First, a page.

WIMBLEDON, England - When John Isner finally won the longest match in tennis history, he collapsed on the Wimbledon grass and then summoned one last burst of energy, springing to his feet to give his opponent a bear hug.
Isner hit a backhand up the line Thursday to win the last of the match's 980 points, and he beat Nicolas Mahut in the fifth set, 70-68.
The first-round marathon took 11 hours, 5 minutes over three days, lasting so long it was suspended because of darkness - two nights in a row. Play resumed Thursday at 59-all before an overflow crowd on cozy Court 18 and continued for 20 games and 65 minutes before Isner won.
The score that broke the scoreboard at one point: 6-4, 3-6, 6-7 (7), 7-6 (3), 70-68.
"When you come out and play a match like this, in an atmosphere like this, you don't feel tired really out there," Isner said, "even though that's exactly what we both were."
The match lasted so long because neither player could break serve. Isner finished with 112 aces and Mahut had 103, with both totals eclipsing the sport's previous high of 78. They combined to hold for 168 games in a row.
"It stinks someone had to lose," Isner said. "But to be able to share this day with him was an absolute honor. I wish him nothing but the best, and maybe I'll see him somewhere down the road, and it won't go 70-68."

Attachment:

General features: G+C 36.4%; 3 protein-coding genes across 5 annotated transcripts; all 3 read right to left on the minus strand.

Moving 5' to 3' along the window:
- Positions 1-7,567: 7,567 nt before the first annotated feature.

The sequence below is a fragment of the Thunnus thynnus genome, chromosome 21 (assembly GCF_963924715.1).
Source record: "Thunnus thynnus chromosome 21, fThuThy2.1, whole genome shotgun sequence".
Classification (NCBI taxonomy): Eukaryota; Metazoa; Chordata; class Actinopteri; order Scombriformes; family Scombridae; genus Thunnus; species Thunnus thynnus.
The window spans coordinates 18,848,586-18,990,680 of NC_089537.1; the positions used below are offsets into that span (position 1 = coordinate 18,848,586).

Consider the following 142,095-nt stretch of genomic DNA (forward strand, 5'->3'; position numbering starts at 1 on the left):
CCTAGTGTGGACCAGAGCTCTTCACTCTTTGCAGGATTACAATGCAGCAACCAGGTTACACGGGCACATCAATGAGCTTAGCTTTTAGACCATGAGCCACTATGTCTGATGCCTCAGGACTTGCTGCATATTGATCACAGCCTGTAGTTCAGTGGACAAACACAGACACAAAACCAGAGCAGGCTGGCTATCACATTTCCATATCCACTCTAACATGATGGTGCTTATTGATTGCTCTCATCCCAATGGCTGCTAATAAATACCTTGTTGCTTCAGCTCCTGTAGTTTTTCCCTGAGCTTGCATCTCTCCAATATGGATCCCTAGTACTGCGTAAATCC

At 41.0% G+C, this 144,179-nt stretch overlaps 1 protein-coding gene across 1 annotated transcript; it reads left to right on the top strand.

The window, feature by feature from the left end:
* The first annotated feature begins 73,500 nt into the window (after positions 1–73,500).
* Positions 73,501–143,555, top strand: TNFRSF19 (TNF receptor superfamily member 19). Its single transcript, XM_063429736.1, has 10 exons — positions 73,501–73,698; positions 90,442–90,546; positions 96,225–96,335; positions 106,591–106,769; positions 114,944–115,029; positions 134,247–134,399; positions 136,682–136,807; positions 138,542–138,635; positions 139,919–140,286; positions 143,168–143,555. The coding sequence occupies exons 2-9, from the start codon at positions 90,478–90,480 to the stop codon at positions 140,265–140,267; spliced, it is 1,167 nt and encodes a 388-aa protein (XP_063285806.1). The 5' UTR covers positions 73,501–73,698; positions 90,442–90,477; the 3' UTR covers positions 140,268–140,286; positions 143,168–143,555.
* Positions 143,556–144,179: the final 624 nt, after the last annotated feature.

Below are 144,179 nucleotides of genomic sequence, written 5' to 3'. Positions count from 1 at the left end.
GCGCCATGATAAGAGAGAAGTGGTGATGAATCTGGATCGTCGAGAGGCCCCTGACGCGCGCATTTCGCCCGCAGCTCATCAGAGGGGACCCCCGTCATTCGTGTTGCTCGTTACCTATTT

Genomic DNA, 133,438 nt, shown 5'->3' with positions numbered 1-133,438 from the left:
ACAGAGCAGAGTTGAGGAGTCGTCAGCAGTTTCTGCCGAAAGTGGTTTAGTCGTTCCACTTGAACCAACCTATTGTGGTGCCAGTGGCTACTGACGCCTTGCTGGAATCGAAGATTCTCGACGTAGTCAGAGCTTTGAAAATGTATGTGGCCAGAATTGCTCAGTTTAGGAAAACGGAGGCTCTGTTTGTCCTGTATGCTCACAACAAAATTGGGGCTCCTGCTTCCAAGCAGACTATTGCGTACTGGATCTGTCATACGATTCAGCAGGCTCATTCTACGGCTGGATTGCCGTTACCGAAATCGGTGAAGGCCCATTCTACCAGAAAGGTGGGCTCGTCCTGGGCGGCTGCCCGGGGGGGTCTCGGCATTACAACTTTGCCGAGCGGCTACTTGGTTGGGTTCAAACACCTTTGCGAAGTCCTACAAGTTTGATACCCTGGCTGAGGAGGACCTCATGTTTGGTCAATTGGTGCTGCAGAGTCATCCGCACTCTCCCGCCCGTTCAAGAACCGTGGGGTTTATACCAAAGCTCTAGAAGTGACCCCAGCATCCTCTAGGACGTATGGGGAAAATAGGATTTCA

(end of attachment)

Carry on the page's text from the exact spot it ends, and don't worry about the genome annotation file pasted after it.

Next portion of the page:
Missing the finish was Queen Elizabeth II, who had already departed the All England Club following her first visit to Wimbledon since 1977. She watched Briton Andy Murray win his match on Centre Court.
Top-ranked Rafael Nadal rallied in the second round to beat Robin Haase 5-7, 6-2, 3-6, 6-0, 6-3. Nadal won all 20 points on his serve in the final set and improved to 13-3 in five-set matches.
Other winners included Maria Sharapova, Caroline Wozniacki and Robin Soderling. But those results - and even the queen's visit - were overshadowed by a match that was by far the longest in the sport's history in terms of games and time.
The fifth set alone took 8 hours, 11 minutes, surpassing the previous longest match, which took 6 hours, 33 minutes at the 2004 French Open.
"We played the greatest match ever in the greatest place to play tennis," Mahut said. "John deserved to win. He just served unbelievable."
Chair umpire Mohamed Lahyani said he didn't have a chance to feel tired, even during Wednesday's seven-hour session.
"I travel economy," he said. "Seven hours sitting still on court is nothing."
Isner said he felt "completely delirious" by the end of play Wednesday. He estimated he ate a dozen energy bars and drank 30 to 40 bottles of water during the match, and he was glad he trains hard in the heat of Tampa, Fla.
"My coach actually, believe it or not, said jokingly before the tournament started that I'll be able to play 10 hours," Isner said.
The crowd roared when the players walked on the court Thursday. Mahut wore an intense expression, while Isner smiled and waved. The electronic scoreboard was again working after it froze and then went blank as the fifth set approached 100 games Wednesday.
When play resumed and Isner held in the first game after reaching deuce, Lahyani announced the score.